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Finding the work of the artist Victoria Findlay Wolfe encouraged me to examine what can be done using basic shapes and gave me the guidance to create quilts to my design.


The use of fabric excludes anything but simple shapes; where seams are too narrow to successfully stitch together the work may fray at corners. Victoria Findlay Wolfe uses positive and negative space to demonstrate how simple it is to alter a pattern to visual effect without resorting to over-complicated shapes.


Whilst at art college she fought against the long-held belief that quilting was “just” a craft skill and not art. Her journey has developed from making and selling children’s quilts until today where she focusses on large fine art pieces. Certain of her pieces are over nine meters wide and a number of them hanging on display in New York City’s public spaces.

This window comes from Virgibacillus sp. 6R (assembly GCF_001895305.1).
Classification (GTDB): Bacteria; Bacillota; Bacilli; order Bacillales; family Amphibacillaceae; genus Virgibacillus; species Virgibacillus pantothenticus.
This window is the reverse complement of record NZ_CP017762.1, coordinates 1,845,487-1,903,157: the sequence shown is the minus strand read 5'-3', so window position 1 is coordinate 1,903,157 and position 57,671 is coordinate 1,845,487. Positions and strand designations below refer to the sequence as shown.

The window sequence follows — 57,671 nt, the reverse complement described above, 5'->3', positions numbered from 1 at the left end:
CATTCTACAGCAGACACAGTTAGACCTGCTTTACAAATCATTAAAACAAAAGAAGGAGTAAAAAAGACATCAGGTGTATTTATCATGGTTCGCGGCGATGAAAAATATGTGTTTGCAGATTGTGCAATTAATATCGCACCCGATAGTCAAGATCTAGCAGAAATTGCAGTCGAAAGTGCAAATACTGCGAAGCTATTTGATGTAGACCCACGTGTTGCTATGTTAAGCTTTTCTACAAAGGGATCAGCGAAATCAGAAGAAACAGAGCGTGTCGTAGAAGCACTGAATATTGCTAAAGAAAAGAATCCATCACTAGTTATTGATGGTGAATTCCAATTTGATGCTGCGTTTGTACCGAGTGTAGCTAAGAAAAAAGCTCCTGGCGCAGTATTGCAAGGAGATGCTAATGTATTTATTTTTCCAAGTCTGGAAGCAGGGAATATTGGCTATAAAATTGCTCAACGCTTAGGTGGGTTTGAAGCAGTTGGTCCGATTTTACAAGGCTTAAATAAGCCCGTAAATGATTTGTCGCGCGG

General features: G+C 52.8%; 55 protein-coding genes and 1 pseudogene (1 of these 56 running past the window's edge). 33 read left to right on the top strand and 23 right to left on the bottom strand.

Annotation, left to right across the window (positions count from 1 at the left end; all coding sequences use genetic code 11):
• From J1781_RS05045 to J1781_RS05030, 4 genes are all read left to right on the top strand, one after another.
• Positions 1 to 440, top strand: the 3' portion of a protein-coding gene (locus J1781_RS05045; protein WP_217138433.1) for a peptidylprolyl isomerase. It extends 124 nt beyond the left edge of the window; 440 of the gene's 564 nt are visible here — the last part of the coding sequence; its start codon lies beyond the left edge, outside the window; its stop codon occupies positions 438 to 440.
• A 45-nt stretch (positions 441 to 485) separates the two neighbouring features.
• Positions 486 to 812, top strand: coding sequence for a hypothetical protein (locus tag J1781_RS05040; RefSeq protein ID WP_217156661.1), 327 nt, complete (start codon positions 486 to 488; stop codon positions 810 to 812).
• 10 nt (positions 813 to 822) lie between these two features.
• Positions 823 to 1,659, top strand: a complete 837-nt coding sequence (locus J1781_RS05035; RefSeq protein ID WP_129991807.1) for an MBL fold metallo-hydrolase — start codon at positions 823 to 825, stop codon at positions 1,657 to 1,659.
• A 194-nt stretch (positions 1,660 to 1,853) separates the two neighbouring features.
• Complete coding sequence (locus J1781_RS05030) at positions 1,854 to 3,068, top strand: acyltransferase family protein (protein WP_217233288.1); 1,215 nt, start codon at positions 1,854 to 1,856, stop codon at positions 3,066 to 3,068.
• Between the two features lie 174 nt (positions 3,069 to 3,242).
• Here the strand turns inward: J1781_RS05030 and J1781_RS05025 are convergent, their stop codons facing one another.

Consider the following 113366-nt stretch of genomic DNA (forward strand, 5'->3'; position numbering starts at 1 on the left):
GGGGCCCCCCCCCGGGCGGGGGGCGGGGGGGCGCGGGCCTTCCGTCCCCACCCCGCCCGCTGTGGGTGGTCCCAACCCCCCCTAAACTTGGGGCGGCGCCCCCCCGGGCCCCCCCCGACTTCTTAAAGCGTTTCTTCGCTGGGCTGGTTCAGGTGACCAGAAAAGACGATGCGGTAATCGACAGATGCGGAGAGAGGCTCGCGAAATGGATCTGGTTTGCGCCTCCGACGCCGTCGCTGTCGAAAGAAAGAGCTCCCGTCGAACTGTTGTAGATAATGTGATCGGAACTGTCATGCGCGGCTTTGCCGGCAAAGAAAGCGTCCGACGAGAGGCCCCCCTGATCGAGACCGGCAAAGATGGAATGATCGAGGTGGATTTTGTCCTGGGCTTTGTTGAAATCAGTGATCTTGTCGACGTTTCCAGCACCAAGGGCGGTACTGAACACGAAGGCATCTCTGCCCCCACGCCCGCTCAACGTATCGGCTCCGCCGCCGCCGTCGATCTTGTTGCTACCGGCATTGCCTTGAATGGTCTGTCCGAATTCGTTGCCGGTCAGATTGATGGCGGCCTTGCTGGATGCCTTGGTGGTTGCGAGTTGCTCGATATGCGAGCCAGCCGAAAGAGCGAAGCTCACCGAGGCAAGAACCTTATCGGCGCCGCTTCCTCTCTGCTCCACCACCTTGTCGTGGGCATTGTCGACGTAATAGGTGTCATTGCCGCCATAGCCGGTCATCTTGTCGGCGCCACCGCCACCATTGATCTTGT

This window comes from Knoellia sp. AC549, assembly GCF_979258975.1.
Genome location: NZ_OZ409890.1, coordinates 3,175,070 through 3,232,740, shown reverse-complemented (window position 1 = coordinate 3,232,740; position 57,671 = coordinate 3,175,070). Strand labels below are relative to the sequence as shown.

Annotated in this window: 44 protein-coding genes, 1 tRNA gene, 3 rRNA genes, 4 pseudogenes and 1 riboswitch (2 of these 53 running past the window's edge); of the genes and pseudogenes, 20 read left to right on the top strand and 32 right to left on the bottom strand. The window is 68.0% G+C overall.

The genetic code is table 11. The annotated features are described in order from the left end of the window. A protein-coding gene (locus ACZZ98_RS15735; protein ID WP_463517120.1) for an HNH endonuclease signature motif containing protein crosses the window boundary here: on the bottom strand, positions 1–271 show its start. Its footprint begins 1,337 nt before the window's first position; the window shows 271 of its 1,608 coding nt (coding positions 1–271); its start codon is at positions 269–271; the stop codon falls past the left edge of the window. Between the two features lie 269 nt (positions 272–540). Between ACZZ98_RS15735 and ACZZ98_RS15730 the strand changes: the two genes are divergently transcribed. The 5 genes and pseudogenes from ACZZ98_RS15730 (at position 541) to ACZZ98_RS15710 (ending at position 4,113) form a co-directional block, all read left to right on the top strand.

Her work begins by moving shapes around and manipulating the patterns and colours, until she finds the design she is looking for to express a narrative, a thought, an emotion or perhaps a trompe l ‘oeil pattern. She calls this process “playing with purpose”. Once the quilt design is finalised, she collaborates with the long arm quilter and together they resolve the stitching design, sometimes over the course of a week or more, until they both agree.


Her books are filled with inspiration and encouragement about how to create your own designs and develop by experimentation and risk-taking instead of merely copying pre-existing patterns.   

She is silent when she sews, silent for hours on end... she is silent and she is thinking.  Colette The Collected Stories


Modern Square Dance                                                 

These two quilts have exactly the same traditional pattern. The use of negative space alters the work markedly.

                                              Traditional Square Dance  

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